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What is a Modular-Neck Hip Implant?

What is a Modular-Neck Hip Implant?

Modular-neck hip implants are designed with an interchangeable femoral neck, which includes a metal-on-metal component. Unfortunately, this component may be prone to fretting, corrosion, and accumulation of metal debris in the body. Stryker has recently recalled two modular-neck hip implants — the Rejuvenate and ABG II — and U.S. Attorneys are investigating the Wright ProFemur modular-neck hip implant for similar defects.

What You Can Do & How a Hip Implant Lawsuit Can Help

The Schmidt Firm, PLLC is currently accepting hip implant induced injury cases in all 50 states. If you or somebody you know has been injured by a hip implant, you should contact our lawyers immediately for a free case consultation. Please use the form below to contact our Defective Medical Device Litigation Group or call us toll-free 24 hours a day at (866) 920-0753.

What is a Modular-Neck Hip Implant?

A modular-neck hip implant is a type of hip replacement that has an interchangeable femoral neck (the part between the femoral stem and the head). This allows a surgeon to fit different-sized components to custom fit the device to match each patient’s unique anatomy.

You may have heard about the recent hip implant recalls involving metal-on-metal hip implants. The problem with the metal-on-metal design is that metal ball-and-socket can grind together and shed particles of chromium and cobalt into the body. Metal debris can irritate tissues and bone and cause pain, swelling, and other severe complications.

At first, it doesn’t make sense that a modular-neck hip implant could have the same defect as metal-on-metal hip implants. However, modular-neck hip implants do a have a metal-on-metal component — the junction of the femoral stem and the femoral neck. Like other metal-on-metal hip implants, the modular-neck design can shed metal debris into the body and cause severe side effects.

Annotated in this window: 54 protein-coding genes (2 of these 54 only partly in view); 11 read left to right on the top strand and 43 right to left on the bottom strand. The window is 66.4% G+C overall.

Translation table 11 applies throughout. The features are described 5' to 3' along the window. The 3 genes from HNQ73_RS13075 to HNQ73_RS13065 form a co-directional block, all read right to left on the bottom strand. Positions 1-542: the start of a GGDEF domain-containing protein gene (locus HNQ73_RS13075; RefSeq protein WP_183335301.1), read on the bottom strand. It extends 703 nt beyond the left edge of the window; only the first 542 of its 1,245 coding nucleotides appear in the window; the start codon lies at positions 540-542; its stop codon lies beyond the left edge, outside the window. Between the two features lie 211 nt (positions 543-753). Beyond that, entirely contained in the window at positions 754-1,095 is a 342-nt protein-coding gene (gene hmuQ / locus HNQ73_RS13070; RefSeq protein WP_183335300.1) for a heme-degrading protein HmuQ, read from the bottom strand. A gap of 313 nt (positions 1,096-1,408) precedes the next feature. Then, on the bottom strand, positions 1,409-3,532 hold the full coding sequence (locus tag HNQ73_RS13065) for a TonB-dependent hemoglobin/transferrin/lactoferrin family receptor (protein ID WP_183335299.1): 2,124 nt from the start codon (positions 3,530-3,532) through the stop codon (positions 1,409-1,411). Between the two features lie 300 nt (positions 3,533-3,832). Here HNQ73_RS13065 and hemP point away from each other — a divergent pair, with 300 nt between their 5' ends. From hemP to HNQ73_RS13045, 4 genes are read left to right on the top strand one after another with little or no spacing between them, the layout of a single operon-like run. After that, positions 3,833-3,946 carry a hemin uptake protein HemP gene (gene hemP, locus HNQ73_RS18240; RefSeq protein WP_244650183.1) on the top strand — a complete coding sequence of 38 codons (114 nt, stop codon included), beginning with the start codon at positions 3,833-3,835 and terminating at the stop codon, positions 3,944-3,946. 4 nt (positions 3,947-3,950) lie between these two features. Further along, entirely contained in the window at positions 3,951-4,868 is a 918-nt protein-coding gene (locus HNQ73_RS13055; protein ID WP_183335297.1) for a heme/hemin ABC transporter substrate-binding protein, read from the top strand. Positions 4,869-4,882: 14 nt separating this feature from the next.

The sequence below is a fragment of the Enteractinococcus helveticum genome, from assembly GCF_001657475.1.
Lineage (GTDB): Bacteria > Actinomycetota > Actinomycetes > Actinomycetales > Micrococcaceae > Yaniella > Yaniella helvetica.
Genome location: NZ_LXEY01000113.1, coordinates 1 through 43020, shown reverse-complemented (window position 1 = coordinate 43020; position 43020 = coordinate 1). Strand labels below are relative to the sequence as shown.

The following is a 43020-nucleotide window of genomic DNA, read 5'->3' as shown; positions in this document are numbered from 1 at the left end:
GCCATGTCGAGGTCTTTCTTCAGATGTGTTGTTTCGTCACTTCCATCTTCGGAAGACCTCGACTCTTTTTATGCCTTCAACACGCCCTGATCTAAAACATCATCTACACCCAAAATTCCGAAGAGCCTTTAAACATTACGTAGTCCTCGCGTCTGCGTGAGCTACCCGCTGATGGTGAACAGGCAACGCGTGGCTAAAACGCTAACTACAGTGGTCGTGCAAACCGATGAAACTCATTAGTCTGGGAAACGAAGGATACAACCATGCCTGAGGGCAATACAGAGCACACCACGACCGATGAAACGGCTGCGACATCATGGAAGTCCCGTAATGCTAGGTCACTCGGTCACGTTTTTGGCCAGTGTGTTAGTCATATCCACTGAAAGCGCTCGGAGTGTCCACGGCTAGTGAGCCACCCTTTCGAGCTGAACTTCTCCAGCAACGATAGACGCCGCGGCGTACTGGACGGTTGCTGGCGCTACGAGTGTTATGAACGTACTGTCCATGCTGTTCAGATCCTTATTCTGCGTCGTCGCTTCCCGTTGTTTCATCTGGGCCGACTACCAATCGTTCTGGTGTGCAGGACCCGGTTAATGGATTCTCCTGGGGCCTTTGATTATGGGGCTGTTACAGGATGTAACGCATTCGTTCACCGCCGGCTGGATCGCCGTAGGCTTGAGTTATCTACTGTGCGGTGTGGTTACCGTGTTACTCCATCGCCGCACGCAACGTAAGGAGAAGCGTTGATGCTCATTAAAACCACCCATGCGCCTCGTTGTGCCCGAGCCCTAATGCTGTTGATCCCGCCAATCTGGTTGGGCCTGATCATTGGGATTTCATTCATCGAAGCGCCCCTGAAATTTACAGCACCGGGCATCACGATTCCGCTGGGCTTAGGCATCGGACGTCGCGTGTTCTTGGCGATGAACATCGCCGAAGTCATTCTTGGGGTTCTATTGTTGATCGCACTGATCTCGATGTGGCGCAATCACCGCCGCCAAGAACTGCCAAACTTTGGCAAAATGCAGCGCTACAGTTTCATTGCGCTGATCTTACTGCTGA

Types of Modular-Neck Hip Implants

Stryker Recalls Rejuvenate, ABG II Hip Implant

On July 6, 2012, after less than two years on the market, Stryker recalled the Rejuvenate and ABG II modular-neck hip implants due to “excessive metal debris and/or ion generation” and “fretting and/or corrosion at or about the modular neck junction.” The FDA had received more than 60 adverse event reports from people who suffered from severe metal poisoning, tissue damage, or other complications, and required revision surgery.

Stryker recommended patients who have the Rejuvenate or ABG II to consult their physician and undergo a medical evaluation. If the hip implant is causing chronic pain, the patient should have blood tests to check for high metal ions in the bloodstream.

Revision surgery for a hip implant stem is very difficult, because the femoral stem is driven into the patient’s femur. Removing this device from the femur can be very traumatic and there is a risk of fracture. Re-implanting another device into the femur is also very traumatic for the patient. Revision surgery for this type of implant is painful, debilitating, expensive, and time-consuming.

U.S. Attorneys Investigating Wright ProFemur Hip Implant

The U.S. Attorneys in Tennessee have issued a subpoena to Wright Medical Technology for “records and documents” related to the Wright ProFemur modular-neck hip implant. Although the ProFemur has a very similar design to the recalled Stryker hip implants, the Wright ProFemur has not been recalled.

In Securities filings, Wright disclosed that they were under investigation, but claims that the ProFemur does not have the same design defect as the Stryker hip implants.

However, when the FDA approved the Stryker hip implants, Stryker avoided conducting safety studies by claiming that their product was “substantially equivalent” to the Wright ProFemur. Under the FDA’s 510(k) approval system, new devices that are similar to existing devices do not need to conduct safety tests. Unfortunately, “similar” products are not always safe — and defects are often not discovered until the product has been implanted in thousands of people.

Hip Implant Side Effects

Do I have a Hip Implant Lawsuit?

The Schmidt Firm, PLLC is currently accepting hip implant induced injury cases in all 50 states. If you or somebody you know has been injured by a hip implant, you should contact our lawyers immediately for a free case consultation. Please use the form below to contact our Defective Medical Device Litigation Group or call toll free 24 hours a day at (866) 920-0753.

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